To return the spelling for a moment, the fault (as Palaisglide has pointed out) is not with the schools so much as with the education system and the way it is run. Methods of teaching come into fashion, every teacher has to follow them or else - then they are exposed for their weaknesses and replaced. In the meantime, teachers have to do things against their better judgement and children suffer.
Burt here's another point - there are actually five hours of actual lessons every day. If you have lots of subjects on the national curriculum, each has to be given time and the time given to traditional subjects like English and maths is squeezed. There is general rejoicing because gardening now has to be taught at all schools. Which subjects will lose time for it? Something will have to give. I'm not against teaching gardening at all - just pointing out the realities.
I was taught spelling the traditional way and found it easy anyway (unlike maths) but my son was taught by methods that regarded creativity and oral ability as more important. He has degrees from both Oxford and Cambridge and is still frustrated by the fact that he cannot spell or punctuate as well as he should.
This is such a long post that I'll post again about the other topics!!!
I had such an experience last October, I went with the intention of buying leaf mold from a local Garden center/Nursery/Agricultural Collage , as I entered the G/C till area I came across two shop assistants who were very busy on their I phones their thumbs going at a fast rate of speed , do you collect leaf's to make leafmould I asked , the look I got you would swear I came from Mars the place was empty .No. one of them said but you'r well come to make your own , why don't you collect the leafs I asked we are two are too busy was there joint reply this place I am talking about is huge , most of the trees are deciduous and all the grass borders where covered with fallen leaves so I went home got loads of plastic refuse bags and a leaf rake then returned to An Grianan in Termonfeckin 5 km away, and spent the day collecting leaves which will be put to good use when I am planting my spuds in three weeks,.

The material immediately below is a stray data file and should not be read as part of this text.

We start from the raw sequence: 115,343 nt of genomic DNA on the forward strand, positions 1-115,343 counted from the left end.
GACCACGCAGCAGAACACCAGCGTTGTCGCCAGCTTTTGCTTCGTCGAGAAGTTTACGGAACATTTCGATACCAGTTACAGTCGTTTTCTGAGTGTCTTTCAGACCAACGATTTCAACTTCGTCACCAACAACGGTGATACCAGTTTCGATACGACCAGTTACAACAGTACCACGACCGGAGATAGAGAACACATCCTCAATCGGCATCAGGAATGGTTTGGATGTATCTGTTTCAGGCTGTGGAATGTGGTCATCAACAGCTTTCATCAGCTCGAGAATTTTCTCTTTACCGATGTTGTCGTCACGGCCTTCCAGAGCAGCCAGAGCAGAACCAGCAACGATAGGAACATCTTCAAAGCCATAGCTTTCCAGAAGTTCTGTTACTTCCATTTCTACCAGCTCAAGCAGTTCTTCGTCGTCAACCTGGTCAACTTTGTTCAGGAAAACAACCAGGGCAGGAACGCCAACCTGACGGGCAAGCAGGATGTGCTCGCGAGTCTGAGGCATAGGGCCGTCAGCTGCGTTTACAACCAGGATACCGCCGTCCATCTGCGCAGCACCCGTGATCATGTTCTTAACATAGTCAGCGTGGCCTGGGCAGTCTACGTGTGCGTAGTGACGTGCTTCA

I reckon the private GCs are better. Our local Wyevale closed recently and the building was reopened privately by the landowner, a well-known Welsh tv personality. Suddenly, it had better, healthier plants, men around to give advice and even a vastly better cafe. I love going there now and usually find something interesting to buy - yet the prices are around the same. I guess that if it does not succeed, they'll all be out of a job, so they have a vested interest in making it succeed?